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The Department of Education Made A Huge Decision About Transgender Students' Rights

The Office of Civil Rights said that an Illinois school violated a student's rights by denying her access to girls' locker rooms.

The U.S. Department of Education has just made a monumental decision on the issue of transgender students' rights within the American education system.

As reported by The New York Times, on Monday (Nov. 2) the DOE's Office for Civil Rights completed its investigation of a complaint waged against Township High School District 211 in Palatine, Illinois nearly two years prior, finding that it was an act of discrimination for a transgender high school student to be denied access to girls' locker rooms on the basis of sex.

OCR interviewed the complainant, who is called "Student A" in their official letter to the school district's superintendent Dr. Daniel E. Cates, and found that the acts of her high school violated Title IX of the Education Amendments of 1972, which prevents discrimination on the basis of sex in any education program or activity which receives federal funding.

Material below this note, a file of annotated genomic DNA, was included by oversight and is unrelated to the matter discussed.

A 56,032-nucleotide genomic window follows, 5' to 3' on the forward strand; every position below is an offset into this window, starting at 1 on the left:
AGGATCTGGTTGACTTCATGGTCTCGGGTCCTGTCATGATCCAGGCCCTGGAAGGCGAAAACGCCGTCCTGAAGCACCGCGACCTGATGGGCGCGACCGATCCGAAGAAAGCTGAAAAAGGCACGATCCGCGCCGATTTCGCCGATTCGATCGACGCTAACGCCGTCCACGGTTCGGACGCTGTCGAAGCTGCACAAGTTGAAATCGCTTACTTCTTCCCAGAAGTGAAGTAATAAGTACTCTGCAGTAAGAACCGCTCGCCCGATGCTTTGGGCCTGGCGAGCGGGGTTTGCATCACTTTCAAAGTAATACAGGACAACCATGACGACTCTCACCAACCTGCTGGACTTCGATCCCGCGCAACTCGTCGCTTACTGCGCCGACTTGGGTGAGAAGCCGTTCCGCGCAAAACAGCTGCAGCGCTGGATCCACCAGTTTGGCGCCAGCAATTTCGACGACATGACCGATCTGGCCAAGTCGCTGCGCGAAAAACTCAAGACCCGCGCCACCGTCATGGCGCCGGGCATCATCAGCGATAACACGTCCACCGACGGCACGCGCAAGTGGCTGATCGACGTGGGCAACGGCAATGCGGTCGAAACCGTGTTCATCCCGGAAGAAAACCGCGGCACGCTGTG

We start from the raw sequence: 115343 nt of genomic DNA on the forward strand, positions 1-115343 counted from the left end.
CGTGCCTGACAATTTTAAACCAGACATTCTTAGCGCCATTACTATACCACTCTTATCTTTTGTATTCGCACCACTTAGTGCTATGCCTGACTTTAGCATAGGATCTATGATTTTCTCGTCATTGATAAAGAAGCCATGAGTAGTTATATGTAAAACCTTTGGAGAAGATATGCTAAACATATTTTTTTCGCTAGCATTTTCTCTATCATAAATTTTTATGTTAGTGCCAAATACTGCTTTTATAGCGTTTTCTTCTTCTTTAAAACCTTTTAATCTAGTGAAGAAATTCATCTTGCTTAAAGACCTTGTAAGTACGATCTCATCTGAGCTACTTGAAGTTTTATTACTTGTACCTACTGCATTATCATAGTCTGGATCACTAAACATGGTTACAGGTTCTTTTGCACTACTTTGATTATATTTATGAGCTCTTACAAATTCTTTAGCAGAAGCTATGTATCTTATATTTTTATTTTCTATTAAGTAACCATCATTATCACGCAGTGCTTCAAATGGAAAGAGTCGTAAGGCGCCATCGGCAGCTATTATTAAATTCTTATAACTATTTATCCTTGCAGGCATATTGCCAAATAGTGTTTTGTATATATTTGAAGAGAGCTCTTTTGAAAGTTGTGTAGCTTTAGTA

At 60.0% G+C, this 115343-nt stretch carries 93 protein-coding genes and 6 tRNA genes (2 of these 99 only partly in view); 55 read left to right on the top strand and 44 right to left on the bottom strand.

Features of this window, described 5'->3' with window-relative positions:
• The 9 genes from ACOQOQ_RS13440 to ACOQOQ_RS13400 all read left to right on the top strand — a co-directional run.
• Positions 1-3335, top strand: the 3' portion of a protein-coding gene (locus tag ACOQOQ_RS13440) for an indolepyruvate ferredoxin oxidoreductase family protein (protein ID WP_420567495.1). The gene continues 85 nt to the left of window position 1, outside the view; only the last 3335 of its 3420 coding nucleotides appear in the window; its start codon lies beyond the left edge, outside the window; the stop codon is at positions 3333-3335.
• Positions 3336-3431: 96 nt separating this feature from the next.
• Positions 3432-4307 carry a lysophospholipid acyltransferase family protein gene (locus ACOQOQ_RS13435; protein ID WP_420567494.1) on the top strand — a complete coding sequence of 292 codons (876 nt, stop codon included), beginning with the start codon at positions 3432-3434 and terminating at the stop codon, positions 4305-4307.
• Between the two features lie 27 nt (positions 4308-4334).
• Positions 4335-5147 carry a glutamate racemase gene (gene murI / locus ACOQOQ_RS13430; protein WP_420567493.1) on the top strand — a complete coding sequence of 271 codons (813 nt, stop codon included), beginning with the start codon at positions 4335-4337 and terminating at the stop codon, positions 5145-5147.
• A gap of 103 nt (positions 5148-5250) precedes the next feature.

"Student A," the report details, had begun her transition during middle school -- including legally changing her name, receiving federal documentation (a passport) reflecting her female gender, and receiving hormone therapy. She participated in girls' athletics and used the girls' restrooms on campus but was denied access to the girls' locker rooms and was instead expected to use a separate facility to change clothes during P.E. and athletic events at the school, despite several requests by herself and her family.

"All students deserve the opportunity to participate equally in school programs and activities — this is a basic civil right," said the DOE's Assistant Secretary for Civil Rights, Catherine Lhamon, in a statement about the department's decision. "Unfortunately, Township High School District 211 is not following the law because the district continues to deny a female student the right to use the girls’ locker room."

The superintendent to whom the letter was addressed, however, disagreed with the ruling, stating that it was "a serious overreach with precedent-setting implications."

Indeed, while this decision was factually based upon the Illinois educational institution at hand, there are sweeping implications for its impact on other programs and their availability of facilities.

"This is telling [other districts] that they have to respect all students' gender identities," Demoya Gordon, an LGBT civil rights attorney, explained to NYT.